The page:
European plaice (Pleuronectes platessa) is the name for a kind of fish. They are a commercially important flatfish. They live on the sandy bottoms of the European shelf. Its geographical range is from the Barents Sea to the Mediterranean. Plaice are characterised by their smooth, brown skin, red spots and bony ridge behind the eyes. The fish feeds on polychaetes, crustaceans and bivalves. They can be found down to about 200 m.
In England they are often used as the fish in fish and chips.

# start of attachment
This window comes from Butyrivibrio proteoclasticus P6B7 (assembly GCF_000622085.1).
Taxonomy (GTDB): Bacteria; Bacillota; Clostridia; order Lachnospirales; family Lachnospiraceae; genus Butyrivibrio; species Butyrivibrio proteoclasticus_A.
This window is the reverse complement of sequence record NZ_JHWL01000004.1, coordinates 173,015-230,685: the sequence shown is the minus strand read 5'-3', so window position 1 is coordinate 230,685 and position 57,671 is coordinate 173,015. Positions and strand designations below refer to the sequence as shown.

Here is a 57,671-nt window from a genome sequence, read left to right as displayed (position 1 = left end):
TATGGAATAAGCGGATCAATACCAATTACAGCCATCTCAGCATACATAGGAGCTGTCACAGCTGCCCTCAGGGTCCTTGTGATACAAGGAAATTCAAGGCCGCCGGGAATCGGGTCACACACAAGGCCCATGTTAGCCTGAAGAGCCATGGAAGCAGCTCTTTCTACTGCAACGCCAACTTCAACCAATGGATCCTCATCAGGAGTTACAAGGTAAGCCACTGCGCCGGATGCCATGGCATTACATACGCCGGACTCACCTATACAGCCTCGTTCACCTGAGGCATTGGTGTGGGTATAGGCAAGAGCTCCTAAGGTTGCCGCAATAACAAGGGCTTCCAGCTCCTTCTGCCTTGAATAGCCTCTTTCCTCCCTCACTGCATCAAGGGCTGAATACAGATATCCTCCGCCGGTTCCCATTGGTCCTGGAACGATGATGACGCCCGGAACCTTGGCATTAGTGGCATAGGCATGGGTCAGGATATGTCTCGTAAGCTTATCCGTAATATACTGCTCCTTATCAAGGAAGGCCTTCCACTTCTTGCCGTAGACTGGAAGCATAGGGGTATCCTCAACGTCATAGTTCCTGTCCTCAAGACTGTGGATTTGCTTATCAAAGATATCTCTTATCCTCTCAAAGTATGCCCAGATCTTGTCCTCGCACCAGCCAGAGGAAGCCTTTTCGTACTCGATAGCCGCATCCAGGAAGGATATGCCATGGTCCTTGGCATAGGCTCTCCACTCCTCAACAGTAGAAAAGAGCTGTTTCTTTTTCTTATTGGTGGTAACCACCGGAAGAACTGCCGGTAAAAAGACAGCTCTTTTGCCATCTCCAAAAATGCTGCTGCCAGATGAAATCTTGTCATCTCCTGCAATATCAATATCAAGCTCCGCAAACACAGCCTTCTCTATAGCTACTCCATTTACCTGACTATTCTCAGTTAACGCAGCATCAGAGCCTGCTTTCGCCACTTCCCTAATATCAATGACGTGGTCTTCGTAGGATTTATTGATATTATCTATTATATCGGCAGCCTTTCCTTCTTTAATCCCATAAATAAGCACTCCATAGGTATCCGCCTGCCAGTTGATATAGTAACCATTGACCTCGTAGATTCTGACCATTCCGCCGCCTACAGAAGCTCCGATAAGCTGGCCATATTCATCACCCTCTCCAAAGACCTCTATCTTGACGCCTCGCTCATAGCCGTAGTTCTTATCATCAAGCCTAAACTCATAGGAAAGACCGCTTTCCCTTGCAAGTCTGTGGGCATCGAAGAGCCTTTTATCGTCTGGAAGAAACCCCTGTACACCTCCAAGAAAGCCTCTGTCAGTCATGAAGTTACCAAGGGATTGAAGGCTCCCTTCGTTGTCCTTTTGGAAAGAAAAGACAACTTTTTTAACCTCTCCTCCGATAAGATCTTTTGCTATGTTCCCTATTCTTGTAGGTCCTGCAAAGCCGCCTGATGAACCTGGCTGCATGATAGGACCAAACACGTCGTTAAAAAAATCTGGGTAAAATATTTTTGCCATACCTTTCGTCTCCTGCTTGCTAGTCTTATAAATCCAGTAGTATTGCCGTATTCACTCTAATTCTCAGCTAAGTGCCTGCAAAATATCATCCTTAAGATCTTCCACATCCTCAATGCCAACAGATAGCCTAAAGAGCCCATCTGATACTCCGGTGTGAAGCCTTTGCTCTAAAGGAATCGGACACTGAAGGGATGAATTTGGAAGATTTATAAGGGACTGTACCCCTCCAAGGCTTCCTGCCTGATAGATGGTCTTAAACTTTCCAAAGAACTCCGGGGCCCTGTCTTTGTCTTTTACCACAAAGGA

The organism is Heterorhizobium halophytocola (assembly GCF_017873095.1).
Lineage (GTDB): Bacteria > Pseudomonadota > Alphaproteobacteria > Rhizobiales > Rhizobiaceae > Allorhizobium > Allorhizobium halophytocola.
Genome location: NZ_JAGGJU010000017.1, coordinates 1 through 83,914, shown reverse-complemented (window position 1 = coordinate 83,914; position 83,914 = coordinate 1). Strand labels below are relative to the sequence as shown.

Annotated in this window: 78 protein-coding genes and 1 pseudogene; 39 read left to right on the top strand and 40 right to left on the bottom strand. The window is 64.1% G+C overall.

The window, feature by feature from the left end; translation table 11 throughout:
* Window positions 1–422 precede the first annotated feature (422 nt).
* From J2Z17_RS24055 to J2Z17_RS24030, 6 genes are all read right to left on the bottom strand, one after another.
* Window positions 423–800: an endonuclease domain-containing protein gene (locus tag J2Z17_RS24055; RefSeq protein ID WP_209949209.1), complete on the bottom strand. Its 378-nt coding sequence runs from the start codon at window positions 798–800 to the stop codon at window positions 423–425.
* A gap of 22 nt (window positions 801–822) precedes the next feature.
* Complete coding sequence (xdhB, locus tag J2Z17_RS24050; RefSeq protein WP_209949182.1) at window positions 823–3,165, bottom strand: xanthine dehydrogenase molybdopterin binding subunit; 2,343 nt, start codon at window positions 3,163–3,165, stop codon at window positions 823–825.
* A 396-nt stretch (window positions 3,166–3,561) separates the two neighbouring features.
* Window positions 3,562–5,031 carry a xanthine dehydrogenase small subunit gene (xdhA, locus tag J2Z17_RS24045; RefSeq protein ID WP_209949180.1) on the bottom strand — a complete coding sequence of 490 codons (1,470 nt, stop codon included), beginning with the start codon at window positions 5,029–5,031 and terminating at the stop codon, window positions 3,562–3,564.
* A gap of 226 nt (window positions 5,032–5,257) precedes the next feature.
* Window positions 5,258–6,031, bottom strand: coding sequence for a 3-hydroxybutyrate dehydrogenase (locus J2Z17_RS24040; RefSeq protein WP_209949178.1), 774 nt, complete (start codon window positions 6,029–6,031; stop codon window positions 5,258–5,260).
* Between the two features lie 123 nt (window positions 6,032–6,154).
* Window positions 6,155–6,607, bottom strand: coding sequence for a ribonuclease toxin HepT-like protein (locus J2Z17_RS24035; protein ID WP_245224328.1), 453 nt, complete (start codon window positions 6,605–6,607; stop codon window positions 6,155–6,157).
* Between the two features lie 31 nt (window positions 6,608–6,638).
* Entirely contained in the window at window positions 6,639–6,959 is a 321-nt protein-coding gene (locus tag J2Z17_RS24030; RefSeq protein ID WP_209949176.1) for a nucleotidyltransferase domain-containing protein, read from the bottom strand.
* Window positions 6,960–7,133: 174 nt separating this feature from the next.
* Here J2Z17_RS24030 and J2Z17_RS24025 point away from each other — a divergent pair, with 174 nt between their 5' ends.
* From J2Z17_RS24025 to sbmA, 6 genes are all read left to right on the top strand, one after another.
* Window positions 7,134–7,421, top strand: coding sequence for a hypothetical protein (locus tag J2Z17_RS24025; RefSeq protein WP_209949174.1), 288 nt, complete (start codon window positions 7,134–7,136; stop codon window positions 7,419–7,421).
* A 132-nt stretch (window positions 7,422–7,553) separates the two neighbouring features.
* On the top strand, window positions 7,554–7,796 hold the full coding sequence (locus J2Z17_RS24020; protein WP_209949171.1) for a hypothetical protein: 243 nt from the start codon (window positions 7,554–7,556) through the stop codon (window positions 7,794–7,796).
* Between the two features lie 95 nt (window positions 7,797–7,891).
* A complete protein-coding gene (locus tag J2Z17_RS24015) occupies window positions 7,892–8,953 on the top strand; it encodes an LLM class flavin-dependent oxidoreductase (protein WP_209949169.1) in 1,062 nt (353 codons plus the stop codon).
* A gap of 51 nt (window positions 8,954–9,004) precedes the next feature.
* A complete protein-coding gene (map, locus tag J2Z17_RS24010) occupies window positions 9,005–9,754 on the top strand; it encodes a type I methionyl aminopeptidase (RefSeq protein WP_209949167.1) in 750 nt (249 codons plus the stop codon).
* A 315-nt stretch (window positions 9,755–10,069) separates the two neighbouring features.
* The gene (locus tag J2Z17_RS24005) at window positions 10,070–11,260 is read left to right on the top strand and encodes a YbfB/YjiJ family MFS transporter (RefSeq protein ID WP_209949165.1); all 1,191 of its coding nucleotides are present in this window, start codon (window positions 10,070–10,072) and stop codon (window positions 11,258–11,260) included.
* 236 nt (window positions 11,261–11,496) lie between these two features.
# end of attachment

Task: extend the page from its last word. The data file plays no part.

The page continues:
In Danish cuisine they are one of the most commonly eaten fishes. Filleted, battered and pan-fried plaice is popular hot or cold as an open sandwich topping together with remoulade sauce and lemon slices. Battered plaice can also be served hot with french fries and remoulade sauce as a main dish; this fish and chips variant is commonly available as a children's special in Danish restaurants. Breaded frozen plaice, ready to be baked or fried at home, are readily available in supermarkets. Fresh plaice is also oven-baked.